Aden Paul, “Bad Seeds & Precious Stones” (Independent)

Something about going full Americana always seems to sharpen your songwriting focus—probably has something to do with the fact that when you subtract volume, distortion and big fistfuls of rhythm from the equation, you don’t have much choice but to tell a story. And that’s exactly what Rotten Cores member Aden Paul does on his solo debut: 11 originals that trade the Cores’ sad comedy of punkabilly for simple guitar and fiddle hoedowns.

aden-paul

Like a lot of local bands, the Cores were already great at finding the common tragic possibilities of legalized Bohemia, but Paul digs deeper on Bad Seeds & Precious Stones. His characters have their ambition torn right out from under them, often in a metaphorical way that suggests staying home and drinking yourself to death might even be a better bet. You can look upon an uptempo folk ballad like “The Cain of Cameron County,” whose title is pretty much self-explanatory, as just another caricature of the Old West, but that would be in danger of ignoring the context of “Ruby Red Slippers,” whose protagonist finds herself stuck halfway down the yellow brick road for life (“Sometimes you dream your name in lights/ And other times a dream is dead/ But most times you’re so damn tired you only dream in bed”). Likewise, the bittersweet “Second Star on the Right” seems to suggest that indulging in your Peter Pan complex through debauchery may be the only sure way to immortality.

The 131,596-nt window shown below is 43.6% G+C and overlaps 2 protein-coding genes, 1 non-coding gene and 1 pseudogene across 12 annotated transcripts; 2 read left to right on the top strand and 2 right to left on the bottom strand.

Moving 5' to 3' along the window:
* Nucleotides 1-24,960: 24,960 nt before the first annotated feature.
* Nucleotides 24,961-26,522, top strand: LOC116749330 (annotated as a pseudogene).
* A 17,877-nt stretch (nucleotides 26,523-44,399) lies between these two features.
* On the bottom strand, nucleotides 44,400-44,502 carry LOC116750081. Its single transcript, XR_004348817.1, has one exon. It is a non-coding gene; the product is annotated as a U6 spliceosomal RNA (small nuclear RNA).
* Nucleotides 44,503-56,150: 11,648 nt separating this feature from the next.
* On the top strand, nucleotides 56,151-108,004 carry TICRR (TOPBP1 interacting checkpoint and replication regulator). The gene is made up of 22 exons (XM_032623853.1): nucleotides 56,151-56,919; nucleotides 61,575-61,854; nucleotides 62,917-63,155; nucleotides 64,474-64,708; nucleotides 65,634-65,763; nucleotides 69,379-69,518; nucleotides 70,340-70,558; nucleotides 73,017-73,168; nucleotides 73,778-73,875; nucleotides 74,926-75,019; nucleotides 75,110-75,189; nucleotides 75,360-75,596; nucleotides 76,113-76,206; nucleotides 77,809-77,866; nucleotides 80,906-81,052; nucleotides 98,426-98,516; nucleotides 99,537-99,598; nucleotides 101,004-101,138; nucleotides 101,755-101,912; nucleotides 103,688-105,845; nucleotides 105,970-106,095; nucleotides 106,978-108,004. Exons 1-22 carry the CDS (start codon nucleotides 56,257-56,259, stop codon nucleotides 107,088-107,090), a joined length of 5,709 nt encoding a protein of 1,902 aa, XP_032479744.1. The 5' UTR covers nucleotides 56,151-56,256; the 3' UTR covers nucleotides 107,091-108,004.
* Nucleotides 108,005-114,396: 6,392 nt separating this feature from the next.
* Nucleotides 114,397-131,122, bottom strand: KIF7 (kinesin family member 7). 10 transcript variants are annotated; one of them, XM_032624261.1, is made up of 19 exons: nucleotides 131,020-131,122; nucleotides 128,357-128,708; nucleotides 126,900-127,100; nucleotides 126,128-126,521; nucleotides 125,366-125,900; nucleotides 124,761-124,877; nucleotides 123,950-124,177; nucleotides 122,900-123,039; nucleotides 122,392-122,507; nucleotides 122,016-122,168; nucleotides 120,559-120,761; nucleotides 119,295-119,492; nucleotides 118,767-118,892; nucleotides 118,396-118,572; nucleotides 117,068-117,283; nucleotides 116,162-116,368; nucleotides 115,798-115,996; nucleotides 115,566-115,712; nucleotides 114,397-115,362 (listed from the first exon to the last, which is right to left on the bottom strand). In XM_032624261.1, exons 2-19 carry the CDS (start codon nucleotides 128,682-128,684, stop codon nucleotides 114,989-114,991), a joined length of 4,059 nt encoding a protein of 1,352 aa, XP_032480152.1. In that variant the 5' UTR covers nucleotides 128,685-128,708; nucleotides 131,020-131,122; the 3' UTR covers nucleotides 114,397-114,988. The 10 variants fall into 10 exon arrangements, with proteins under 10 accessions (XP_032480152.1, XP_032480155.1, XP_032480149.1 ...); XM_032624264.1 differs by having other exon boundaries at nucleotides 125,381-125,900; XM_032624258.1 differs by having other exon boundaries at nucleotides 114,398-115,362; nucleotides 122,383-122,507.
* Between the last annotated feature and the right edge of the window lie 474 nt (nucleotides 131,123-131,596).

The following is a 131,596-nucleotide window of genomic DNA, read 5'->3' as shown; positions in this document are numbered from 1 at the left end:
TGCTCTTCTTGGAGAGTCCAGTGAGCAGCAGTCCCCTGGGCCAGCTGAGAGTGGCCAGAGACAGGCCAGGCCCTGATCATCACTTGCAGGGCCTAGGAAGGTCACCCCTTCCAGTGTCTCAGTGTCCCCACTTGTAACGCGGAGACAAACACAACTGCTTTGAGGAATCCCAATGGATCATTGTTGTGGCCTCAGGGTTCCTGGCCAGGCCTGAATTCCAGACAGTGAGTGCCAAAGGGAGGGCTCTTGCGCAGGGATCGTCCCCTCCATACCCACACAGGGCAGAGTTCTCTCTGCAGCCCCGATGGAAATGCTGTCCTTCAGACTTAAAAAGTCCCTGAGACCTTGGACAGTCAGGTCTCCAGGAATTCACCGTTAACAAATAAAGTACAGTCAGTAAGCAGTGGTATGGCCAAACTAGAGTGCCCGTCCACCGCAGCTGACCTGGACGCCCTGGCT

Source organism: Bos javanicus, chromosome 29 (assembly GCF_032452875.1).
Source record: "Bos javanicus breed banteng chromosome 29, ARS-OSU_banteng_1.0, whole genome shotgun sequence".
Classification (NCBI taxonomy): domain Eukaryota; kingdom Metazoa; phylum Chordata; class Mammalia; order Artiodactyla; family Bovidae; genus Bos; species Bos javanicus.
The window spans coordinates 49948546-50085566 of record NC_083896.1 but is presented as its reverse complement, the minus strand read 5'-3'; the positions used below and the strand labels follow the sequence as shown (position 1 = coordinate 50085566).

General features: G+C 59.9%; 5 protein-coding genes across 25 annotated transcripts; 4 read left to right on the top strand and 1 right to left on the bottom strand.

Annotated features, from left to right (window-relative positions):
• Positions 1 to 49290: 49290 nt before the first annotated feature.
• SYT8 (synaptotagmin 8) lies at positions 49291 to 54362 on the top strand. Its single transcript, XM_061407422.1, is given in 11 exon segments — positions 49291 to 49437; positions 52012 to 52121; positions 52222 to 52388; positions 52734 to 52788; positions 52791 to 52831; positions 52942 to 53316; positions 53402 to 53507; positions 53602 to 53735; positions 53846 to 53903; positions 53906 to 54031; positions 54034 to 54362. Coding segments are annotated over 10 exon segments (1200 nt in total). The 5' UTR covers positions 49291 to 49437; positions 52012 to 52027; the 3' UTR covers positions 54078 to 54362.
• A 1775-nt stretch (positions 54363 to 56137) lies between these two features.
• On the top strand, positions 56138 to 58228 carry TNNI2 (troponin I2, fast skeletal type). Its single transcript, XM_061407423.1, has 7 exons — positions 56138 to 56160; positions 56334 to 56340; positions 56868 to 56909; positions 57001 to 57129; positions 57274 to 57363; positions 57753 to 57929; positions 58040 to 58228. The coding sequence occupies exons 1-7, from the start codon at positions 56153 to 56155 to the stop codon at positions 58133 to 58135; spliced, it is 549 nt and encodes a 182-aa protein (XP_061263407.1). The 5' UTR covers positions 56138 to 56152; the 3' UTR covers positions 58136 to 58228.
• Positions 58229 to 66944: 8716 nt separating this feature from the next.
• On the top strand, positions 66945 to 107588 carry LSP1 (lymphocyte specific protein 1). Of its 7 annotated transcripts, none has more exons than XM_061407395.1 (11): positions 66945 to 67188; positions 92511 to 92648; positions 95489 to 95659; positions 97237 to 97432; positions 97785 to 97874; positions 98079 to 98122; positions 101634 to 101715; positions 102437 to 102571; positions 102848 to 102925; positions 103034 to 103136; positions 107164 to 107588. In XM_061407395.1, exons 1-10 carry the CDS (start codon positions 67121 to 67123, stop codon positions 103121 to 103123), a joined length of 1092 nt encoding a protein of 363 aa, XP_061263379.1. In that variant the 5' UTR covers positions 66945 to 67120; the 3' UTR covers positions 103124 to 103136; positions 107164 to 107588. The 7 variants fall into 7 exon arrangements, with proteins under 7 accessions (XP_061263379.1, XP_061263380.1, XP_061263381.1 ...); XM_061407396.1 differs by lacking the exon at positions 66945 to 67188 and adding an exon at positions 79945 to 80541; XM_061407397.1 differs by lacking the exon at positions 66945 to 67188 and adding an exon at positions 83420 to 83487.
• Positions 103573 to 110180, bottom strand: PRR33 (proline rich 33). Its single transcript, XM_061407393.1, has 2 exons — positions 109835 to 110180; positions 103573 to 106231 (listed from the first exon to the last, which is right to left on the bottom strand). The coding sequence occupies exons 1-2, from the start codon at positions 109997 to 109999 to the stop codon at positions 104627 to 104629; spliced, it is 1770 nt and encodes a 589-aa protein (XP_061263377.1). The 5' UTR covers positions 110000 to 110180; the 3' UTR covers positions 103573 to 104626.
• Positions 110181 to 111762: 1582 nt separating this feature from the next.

Assisting him in his undertaking is Dr. Sick, violinist for the Squirrel Nut Zippers, whose jaunty gypsy/hillbilly fiddle adds an extra dimension of both irony and menace to his worldview. There’s just the right mixture of sadness and anger on the near-murderous betrayal ballad “The Butcher and the Bull” or the gorgeous “Emeralds,” which seems to be about the blessing or curse brought by a lifetime of loving green-eyed ladies. Yes, it reads depressing, but it plays out oddly hopeful, like a lot of folk music, America and life itself.

  • edinnola

    It is true Americana